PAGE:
DISCLAIMER: This article is preliminary research on the part of its author (Paul Strack) and does not necessarily reflect the opinions of the owner of this site. Since the source material is complex and its interpretation can be subjective, multiple conclusions are possible.
There only two currently published questions in Sindarin (and none in its conceptual precursors): linnathol? “will you sing?” from 1969 (PE22/167) and man agorech? from the early 1950s (VT50/5), untranslated but almost certainly meaning “what have we done?” using the late-1940s, early-1950s 1st pl. inclusive pronominal suffix -ch (VT50/21-22). These two questions give us a fair amount of information, though. The first demonstrates that a question can be indicated by intonation alone, without any special question words. This second indicates that a question word at the beginning of the phrase like man “what” can be used to indicate a question. This is consistent with Quenya question formation.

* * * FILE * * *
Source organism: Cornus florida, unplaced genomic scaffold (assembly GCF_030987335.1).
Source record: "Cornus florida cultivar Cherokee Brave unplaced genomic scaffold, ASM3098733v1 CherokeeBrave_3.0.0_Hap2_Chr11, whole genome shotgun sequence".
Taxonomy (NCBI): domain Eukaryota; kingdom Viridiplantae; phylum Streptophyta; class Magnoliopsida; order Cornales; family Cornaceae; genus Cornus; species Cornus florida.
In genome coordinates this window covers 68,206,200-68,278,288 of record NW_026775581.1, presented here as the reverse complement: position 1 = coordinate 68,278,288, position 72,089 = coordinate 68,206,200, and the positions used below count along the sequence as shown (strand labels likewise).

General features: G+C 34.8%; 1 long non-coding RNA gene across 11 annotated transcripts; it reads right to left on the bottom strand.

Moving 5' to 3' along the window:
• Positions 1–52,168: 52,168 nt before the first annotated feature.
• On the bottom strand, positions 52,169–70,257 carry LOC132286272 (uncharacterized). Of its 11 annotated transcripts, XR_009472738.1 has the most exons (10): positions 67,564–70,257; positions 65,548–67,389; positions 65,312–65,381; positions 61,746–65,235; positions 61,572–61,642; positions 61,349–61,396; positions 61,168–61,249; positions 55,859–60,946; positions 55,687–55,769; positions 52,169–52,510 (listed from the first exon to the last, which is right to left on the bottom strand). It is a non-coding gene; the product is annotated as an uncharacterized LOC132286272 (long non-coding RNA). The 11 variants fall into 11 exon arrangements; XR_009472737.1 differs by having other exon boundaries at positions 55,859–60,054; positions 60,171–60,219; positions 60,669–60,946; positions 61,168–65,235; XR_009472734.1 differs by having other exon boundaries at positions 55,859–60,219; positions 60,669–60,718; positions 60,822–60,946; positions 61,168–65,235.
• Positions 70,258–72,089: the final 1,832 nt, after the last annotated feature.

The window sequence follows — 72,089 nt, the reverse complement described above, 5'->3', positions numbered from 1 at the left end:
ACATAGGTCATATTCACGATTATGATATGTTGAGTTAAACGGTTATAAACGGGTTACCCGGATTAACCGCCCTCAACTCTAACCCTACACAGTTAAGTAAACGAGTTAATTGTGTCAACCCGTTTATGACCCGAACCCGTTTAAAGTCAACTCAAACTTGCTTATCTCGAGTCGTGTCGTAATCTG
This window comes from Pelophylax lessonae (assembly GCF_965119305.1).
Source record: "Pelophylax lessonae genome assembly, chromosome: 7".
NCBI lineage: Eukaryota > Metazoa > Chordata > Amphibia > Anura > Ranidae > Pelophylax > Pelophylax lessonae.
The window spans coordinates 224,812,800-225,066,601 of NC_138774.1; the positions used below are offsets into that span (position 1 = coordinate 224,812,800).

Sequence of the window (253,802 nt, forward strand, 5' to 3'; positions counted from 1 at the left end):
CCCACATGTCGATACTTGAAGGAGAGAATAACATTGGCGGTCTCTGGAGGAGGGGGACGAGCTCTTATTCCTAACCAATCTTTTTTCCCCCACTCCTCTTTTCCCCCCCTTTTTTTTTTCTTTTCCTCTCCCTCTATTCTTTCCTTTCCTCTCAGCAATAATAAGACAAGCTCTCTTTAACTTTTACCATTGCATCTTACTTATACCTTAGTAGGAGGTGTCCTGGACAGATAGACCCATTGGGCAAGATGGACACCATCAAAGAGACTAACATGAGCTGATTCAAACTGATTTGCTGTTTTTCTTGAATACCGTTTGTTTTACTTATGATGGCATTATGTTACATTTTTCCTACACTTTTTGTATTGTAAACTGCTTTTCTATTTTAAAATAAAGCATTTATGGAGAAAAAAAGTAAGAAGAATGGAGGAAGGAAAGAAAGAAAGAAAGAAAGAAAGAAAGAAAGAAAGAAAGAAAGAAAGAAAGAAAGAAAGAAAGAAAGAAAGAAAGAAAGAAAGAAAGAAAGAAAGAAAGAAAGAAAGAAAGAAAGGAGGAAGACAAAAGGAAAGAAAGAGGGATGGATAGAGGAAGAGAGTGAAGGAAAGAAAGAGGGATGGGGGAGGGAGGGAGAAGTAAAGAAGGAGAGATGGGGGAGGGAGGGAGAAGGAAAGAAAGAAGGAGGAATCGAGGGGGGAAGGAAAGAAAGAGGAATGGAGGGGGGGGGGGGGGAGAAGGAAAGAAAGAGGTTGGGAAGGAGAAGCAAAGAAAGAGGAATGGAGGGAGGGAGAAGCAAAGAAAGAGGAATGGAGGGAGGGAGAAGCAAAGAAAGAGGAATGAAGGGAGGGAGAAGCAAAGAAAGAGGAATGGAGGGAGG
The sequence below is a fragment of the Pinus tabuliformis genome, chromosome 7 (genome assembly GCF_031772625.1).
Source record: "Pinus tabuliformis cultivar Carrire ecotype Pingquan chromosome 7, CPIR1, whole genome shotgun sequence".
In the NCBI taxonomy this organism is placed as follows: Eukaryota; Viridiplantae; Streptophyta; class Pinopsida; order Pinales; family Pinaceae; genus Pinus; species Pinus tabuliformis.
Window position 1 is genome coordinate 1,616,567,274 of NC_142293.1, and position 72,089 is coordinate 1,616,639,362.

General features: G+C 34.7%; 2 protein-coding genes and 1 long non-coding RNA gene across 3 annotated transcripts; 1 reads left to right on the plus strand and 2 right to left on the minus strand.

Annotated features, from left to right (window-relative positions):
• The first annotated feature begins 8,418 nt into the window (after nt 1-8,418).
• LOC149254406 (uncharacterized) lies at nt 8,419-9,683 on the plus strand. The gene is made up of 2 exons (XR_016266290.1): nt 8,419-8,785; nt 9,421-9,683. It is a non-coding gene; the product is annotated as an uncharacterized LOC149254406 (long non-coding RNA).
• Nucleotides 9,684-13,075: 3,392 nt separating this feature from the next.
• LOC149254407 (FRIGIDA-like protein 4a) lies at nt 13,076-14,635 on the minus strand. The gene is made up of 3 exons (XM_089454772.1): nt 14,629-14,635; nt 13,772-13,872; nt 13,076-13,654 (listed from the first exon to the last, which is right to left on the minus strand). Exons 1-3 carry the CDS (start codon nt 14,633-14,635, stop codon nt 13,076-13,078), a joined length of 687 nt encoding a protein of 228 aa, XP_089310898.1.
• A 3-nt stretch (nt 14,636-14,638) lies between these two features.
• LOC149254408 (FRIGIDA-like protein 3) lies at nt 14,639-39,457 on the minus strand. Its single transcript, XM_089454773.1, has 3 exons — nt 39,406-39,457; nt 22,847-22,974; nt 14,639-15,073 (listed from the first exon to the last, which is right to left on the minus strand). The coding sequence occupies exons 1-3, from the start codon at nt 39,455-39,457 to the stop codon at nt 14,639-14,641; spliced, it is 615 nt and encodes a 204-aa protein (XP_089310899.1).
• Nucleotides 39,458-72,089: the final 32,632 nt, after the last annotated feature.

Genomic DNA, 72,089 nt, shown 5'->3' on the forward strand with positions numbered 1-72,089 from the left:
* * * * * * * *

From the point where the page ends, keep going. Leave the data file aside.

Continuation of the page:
There are, unfortunately, almost no attested question words in Sindarin; the aforementioned man “what, (?) who” is the only one. Fiona Jallings suggested a more comprehensive set of interrogative pronouns in her book A Fan’s Guide to Neo-Sindarin based on the contraction of various prepositions with man (FGNS/220-221). I recommended adopting her approach, though in my own list of interrogative pronouns I suggest *mallú for “when” rather than her *neman (mostly because I don’t think ne means “during”).
When responding to questions, you have several options. We don’t know the Sindarin word for “yes”, but many Neo-Sindarin writers now assume it would be *naw, the equivalent of Q. ná “yes, it is so” (PE22/166). For “no” you can use û (PE17/144), or if you prefer la-negation you can use the neologism *law. In response to a request you can say either athon “I will” (PE22/167) or avon “I won’t” (PE17/143; WJ/371). When answering for a group: athof “we will” or avof “we won’t”.